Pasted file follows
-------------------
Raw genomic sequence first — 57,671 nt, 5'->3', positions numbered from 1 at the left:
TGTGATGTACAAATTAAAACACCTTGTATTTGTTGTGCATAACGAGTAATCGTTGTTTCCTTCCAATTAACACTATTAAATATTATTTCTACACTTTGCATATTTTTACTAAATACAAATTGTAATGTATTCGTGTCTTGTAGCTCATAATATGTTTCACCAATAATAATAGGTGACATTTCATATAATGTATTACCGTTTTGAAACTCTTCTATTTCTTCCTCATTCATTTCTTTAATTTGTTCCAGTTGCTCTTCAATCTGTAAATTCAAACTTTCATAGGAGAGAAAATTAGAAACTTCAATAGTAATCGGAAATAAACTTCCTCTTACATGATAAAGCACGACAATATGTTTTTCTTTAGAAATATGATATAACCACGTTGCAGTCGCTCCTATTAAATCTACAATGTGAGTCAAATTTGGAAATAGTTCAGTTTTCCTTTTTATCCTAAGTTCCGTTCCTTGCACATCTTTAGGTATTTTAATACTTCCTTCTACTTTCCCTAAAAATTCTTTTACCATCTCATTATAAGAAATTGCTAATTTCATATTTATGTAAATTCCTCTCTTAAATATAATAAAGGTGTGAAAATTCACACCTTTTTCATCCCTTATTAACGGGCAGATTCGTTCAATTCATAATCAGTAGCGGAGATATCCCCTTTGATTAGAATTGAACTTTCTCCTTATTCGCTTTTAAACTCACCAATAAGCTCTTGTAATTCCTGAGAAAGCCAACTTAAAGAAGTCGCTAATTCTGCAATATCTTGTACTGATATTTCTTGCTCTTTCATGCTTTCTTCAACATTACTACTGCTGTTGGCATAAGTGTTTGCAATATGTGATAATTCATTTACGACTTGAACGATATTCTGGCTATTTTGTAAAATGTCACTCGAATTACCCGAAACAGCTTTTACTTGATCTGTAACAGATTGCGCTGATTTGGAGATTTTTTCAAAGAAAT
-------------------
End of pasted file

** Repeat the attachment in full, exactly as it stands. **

Raw genomic sequence first — 57,671 nt, 5'->3', positions numbered from 1 at the left:
TGTGATGTACAAATTAAAACACCTTGTATTTGTTGTGCATAACGAGTAATCGTTGTTTCCTTCCAATTAACACTATTAAATATTATTTCTACACTTTGCATATTTTTACTAAATACAAATTGTAATGTATTCGTGTCTTGTAGCTCATAATATGTTTCACCAATAATAATAGGTGACATTTCATATAATGTATTACCGTTTTGAAACTCTTCTATTTCTTCCTCATTCATTTCTTTAATTTGTTCCAGTTGCTCTTCAATCTGTAAATTCAAACTTTCATAGGAGAGAAAATTAGAAACTTCAATAGTAATCGGAAATAAACTTCCTCTTACATGATAAAGCACGACAATATGTTTTTCTTTAGAAATATGATATAACCACGTTGCAGTCGCTCCTATTAAATCTACAATGTGAGTCAAATTTGGAAATAGTTCAGTTTTCCTTTTTATCCTAAGTTCCGTTCCTTGCACATCTTTAGGTATTTTAATACTTCCTTCTACTTTCCCTAAAAATTCTTTTACCATCTCATTATAAGAAATTGCTAATTTCATATTTATGTAAATTCCTCTCTTAAATATAATAAAGGTGTGAAAATTCACACCTTTTTCATCCCTTATTAACGGGCAGATTCGTTCAATTCATAATCAGTAGCGGAGATATCCCCTTTGATTAGAATTGAACTTTCTCCTTATTCGCTTTTAAACTCACCAATAAGCTCTTGTAATTCCTGAGAAAGCCAACTTAAAGAAGTCGCTAATTCTGCAATATCTTGTACTGATATTTCTTGCTCTTTCATGCTTTCTTCAACATTACTACTGCTGTTGGCATAAGTGTTTGCAATATGTGATAATTCATTTACGACTTGAACGATATTCTGGCTATTTTGTAAAATGTCACTCGAATTACCCGAAACAGCTTTTACTTGATCTGTAACAGATTGCGCTGATTTGGAGATTTTTTCAAAGAAAT